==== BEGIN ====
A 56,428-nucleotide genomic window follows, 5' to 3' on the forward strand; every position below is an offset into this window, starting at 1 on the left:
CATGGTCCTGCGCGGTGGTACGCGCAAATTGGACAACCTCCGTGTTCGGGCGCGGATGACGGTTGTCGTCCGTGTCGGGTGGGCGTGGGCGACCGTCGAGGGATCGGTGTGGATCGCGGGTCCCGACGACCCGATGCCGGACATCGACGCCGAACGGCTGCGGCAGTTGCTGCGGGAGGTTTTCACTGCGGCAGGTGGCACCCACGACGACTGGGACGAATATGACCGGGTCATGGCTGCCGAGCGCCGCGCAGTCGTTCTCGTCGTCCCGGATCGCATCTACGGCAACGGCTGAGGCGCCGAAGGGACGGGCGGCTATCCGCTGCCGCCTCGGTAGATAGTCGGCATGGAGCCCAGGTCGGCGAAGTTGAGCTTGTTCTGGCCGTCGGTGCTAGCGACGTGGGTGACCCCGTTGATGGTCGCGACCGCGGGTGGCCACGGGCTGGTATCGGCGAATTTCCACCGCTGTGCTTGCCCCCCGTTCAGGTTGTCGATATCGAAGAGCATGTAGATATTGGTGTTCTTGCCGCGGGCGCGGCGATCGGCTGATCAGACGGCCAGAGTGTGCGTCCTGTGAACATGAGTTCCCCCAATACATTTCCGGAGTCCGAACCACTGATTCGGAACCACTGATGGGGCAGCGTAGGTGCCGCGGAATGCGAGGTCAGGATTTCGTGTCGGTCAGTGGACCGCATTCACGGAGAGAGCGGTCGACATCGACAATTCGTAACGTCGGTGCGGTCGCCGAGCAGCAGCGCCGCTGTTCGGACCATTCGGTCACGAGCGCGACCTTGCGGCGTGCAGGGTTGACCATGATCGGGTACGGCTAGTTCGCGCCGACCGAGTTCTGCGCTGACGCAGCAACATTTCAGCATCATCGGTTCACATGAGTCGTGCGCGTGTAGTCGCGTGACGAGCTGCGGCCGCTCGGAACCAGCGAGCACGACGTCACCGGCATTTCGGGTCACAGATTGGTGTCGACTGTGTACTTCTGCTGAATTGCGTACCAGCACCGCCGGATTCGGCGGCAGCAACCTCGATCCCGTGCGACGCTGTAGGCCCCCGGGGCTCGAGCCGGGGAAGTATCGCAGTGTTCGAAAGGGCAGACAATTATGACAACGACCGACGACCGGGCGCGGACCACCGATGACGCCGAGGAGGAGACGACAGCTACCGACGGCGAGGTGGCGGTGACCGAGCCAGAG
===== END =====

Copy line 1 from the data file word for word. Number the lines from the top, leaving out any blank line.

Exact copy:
A 56,428-nucleotide genomic window follows, 5' to 3' on the forward strand; every position below is an offset into this window, starting at 1 on the left: